“Even though this planet is round, there are just too many spots where you can find yourself hanging onto the edge, unless there’s some space, some place to take a breather for a while.” –Gloria Naylor
Imagine a warm, nurturing place where everybody knows your name. As we peer closer, we see our highest ideals practiced. In this place, our society’s tools, rituals, skills, values and harvest align with nature. Real human needs are met on multiple levels. We might call such places republics of sunshine. We’ll visit some in Brooklyn. They exist both at institutional and community scales.
When you love the outdoors, the seasons pass like jazz quartets play. It’s live every time you step outside. When winter winds replace summer percussion, plants either sleep or bop to Mama nature’s beat indoors. Let’s explore this multi-generational culture that thrives beneath glass and clear plastic held up by aluminum alloy and dedication!
Active learning environments have the power to engage learners in ways high-stakes testing formats can’t. Perhaps that’s the magic of the Brooklyn Children’s Museum. It’s a landmark as the first “green museum” in all NYC according to the national Leadership in Energy and Environmental Design (LEED) program. But its greenhouse isn’t new, it’s just more energy efficient after a fancy renovation from 2008. Here, diverse programs grow from a plant collection that surprises with each visit. They’ve displayed such novelties as edible flower gardens bursting with nasturtiums, dianthus, and pansies.
Across town, I interviewed Brother Yusuf Abdul-Wasi of the Children & Nature Network about his seasonal trips to Brooklyn Botanic Garden’s world famous greenhouses. He visits and knows of every major natural science venue state-wide. Brother Yusuf—who grew up in Bed-Stuy’s Marcy Houses and attended local public schools through junior high—is a naturalist. He is a former New York State Department of Environmental Conservation Environmental Educator and independently runs his Youth Ed-Venture program in Albany, NY. When asked to explain the value of these places, he replied “By sharing an appreciation of nature with urban youth and their families, we enhance their lives and promote a societal conservation ethic. Make the connections: get outdoors!” Pictured below are Shaquana Boykins & Xavier Miller. They are both Children and Nature Network-trained Natural Leaders.
Do you know Kingsboro Psychiatric Hospital? Their Urban Oasis business incubator and farmers market began in ’97. Beatrix McLeod, other staff, and patients consistently dazzle shoppers with superbly grown organic produce. This Rehabilitation Services Department program is sponsored by the NYS Office of Mental Health. Since 2002, they’ve donated thousands of herb and vegetable sprouts each spring to community gardeners throughout New York City. Regional community gardeners receive these greenhouse-grown gifts. Citizens like you do great things too!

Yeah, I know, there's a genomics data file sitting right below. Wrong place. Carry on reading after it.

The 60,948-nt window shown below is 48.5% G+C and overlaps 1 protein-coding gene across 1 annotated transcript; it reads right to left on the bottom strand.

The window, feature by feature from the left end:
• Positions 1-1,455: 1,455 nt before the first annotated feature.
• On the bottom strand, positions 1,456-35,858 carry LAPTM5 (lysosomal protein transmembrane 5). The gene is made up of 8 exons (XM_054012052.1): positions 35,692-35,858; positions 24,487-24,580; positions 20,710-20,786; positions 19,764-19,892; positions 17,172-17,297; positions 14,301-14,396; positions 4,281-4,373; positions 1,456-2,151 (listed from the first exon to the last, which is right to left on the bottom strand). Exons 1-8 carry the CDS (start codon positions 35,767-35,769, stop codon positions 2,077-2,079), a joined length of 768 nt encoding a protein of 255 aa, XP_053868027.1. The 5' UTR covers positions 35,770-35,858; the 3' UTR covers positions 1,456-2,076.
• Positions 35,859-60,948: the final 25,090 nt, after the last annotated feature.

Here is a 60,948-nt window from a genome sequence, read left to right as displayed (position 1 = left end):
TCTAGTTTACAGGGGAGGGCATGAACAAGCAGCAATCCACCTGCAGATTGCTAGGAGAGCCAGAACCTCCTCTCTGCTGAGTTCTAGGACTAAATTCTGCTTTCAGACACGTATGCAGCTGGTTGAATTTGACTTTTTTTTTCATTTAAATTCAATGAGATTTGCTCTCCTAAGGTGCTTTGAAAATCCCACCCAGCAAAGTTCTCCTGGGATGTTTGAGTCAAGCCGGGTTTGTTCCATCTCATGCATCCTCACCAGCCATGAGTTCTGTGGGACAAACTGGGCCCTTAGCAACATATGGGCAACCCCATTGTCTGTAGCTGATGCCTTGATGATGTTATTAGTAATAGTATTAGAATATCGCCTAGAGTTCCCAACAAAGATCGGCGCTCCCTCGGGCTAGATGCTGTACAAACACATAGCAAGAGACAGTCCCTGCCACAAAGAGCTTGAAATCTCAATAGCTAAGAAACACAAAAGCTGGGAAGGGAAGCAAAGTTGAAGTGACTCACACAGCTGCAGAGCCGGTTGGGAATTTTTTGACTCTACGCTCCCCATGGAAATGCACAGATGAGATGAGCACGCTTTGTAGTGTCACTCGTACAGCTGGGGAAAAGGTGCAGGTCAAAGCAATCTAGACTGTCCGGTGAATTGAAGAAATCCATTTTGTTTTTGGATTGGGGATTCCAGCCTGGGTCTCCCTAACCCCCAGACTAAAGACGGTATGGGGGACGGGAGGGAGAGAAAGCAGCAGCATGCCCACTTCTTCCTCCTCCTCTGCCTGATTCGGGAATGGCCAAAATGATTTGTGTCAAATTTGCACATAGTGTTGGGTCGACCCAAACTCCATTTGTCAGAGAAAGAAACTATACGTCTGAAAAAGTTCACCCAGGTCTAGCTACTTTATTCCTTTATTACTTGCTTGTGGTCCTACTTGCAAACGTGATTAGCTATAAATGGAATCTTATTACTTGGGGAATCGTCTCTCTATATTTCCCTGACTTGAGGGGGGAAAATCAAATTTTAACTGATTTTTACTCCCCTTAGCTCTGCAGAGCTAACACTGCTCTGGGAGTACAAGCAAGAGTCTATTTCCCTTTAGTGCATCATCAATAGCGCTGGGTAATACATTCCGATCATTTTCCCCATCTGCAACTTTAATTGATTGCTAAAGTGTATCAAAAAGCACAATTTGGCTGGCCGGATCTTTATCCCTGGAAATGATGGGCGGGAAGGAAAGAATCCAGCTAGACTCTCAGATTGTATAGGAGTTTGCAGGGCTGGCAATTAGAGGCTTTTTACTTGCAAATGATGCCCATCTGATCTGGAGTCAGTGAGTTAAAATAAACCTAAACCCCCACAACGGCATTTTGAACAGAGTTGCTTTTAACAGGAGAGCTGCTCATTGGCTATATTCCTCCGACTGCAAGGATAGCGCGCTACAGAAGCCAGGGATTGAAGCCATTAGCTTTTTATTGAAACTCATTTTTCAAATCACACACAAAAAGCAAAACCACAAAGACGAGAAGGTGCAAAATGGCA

The neighborhoods of Brownsville, East New York, Ocean Hill, and Williamsburgh show how. Respectively, Abib Newborn Garden, UCC Youth Farms, Saratoga Square Senior Center, and P.S. 84’s unfolding greenhouse classroom are all committed to four season growth. These are the places where greenhouses of different styles yield multiple blessings from our generous sun. Very diverse hands harness solar energy that’s journeyed 92+ million miles to New York!
Abib Newborn Garden’s new solar-powered fan is the pride of Danilo. Four seasons of community gardening reflect the commitment of this volunteer liaison to GreenThumb—the Dept. of Parks and Recreation’s community gardening program. The passive solar design here makes this hoop house at 495 Osborn Street perfect for late winter (February) seed sowing. The resulting sprouts come outdoors once spring arrives. Some of them leave for East New York. That’s where he tends two additional plots at Hands and Heart Garden on Newport Street. Further east on New Lots Avenue, one can see United Community Centers’ Youth Farm on Schenck Street. There, Daryl Marshall, UCC Community Organizer, and his team get a jump on spring. In 60 days of so, teens will sow bitter melon, scallion, pepper, kale, basil and collard seeds. This micro-enterprise will then sell those plants, once mature, from June to November at their farmers market. Each site reflects unique conditions.
There’s a houseplant hospital at the intersection of Broadway and Halsey Street. More paneled in than rolled over, this true greenhouse has a concrete foundation and winter heat piped in from the senior towers that enclose it. Sylvester Yavana, who trained in architecture at Pratt and Columbia, hosts tenant programs at Saratoga Houses Senior Center. This New York City Housing Authority gardening consultant is perfect for Saratoga. He’s equally capable of reviving cacti and rubber plants while overseeing this structure’s mechanical systems: vents, fans, steam, and drainage. He spreads his knowledge too! He’s consulted to Imani Gardens of Crown Heights and beyond.
Across town, Public School 84’s rooftop greenhouse classroom is taking shape. Mr. Everard Findlay, the consummate Black bohemian and active PTA member, proposed this expansion of existing green programs in 2011. Now Williamsburgh elected officials are allocating funds to make this hydroponic growing and learning environment real for the kids. What could be more hopeful than introducing our next generation to a culture of production?